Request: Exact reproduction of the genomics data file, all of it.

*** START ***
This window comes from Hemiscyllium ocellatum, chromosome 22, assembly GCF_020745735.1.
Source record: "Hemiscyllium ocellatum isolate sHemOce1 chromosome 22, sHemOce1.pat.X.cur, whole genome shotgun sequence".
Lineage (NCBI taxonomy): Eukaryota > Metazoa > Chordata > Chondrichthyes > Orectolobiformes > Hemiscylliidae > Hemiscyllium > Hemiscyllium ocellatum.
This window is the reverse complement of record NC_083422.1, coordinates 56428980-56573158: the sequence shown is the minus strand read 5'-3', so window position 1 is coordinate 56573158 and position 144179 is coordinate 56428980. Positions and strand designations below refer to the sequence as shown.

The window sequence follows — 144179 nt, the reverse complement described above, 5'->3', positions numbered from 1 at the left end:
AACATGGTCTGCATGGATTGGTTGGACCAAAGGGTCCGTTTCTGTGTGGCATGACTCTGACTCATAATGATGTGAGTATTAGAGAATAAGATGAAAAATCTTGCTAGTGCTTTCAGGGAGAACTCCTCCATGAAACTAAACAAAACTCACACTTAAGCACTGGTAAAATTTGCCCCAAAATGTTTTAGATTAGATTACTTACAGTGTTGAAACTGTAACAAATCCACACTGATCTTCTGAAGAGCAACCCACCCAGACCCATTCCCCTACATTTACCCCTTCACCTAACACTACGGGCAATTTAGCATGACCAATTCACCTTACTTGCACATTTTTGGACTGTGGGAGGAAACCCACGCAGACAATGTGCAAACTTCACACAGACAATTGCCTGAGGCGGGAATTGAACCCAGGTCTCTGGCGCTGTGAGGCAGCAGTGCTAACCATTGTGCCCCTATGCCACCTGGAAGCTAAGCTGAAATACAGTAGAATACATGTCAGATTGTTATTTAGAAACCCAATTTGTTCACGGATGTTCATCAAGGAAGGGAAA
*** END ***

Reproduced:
This window comes from Hemiscyllium ocellatum, chromosome 22, assembly GCF_020745735.1.
Source record: "Hemiscyllium ocellatum isolate sHemOce1 chromosome 22, sHemOce1.pat.X.cur, whole genome shotgun sequence".
Lineage (NCBI taxonomy): Eukaryota > Metazoa > Chordata > Chondrichthyes > Orectolobiformes > Hemiscylliidae > Hemiscyllium > Hemiscyllium ocellatum.
This window is the reverse complement of record NC_083422.1, coordinates 56428980-56573158: the sequence shown is the minus strand read 5'-3', so window position 1 is coordinate 56573158 and position 144179 is coordinate 56428980. Positions and strand designations below refer to the sequence as shown.

The window sequence follows — 144179 nt, the reverse complement described above, 5'->3', positions numbered from 1 at the left end:
AACATGGTCTGCATGGATTGGTTGGACCAAAGGGTCCGTTTCTGTGTGGCATGACTCTGACTCATAATGATGTGAGTATTAGAGAATAAGATGAAAAATCTTGCTAGTGCTTTCAGGGAGAACTCCTCCATGAAACTAAACAAAACTCACACTTAAGCACTGGTAAAATTTGCCCCAAAATGTTTTAGATTAGATTACTTACAGTGTTGAAACTGTAACAAATCCACACTGATCTTCTGAAGAGCAACCCACCCAGACCCATTCCCCTACATTTACCCCTTCACCTAACACTACGGGCAATTTAGCATGACCAATTCACCTTACTTGCACATTTTTGGACTGTGGGAGGAAACCCACGCAGACAATGTGCAAACTTCACACAGACAATTGCCTGAGGCGGGAATTGAACCCAGGTCTCTGGCGCTGTGAGGCAGCAGTGCTAACCATTGTGCCCCTATGCCACCTGGAAGCTAAGCTGAAATACAGTAGAATACATGTCAGATTGTTATTTAGAAACCCAATTTGTTCACGGATGTTCATCAAGGAAGGGAAA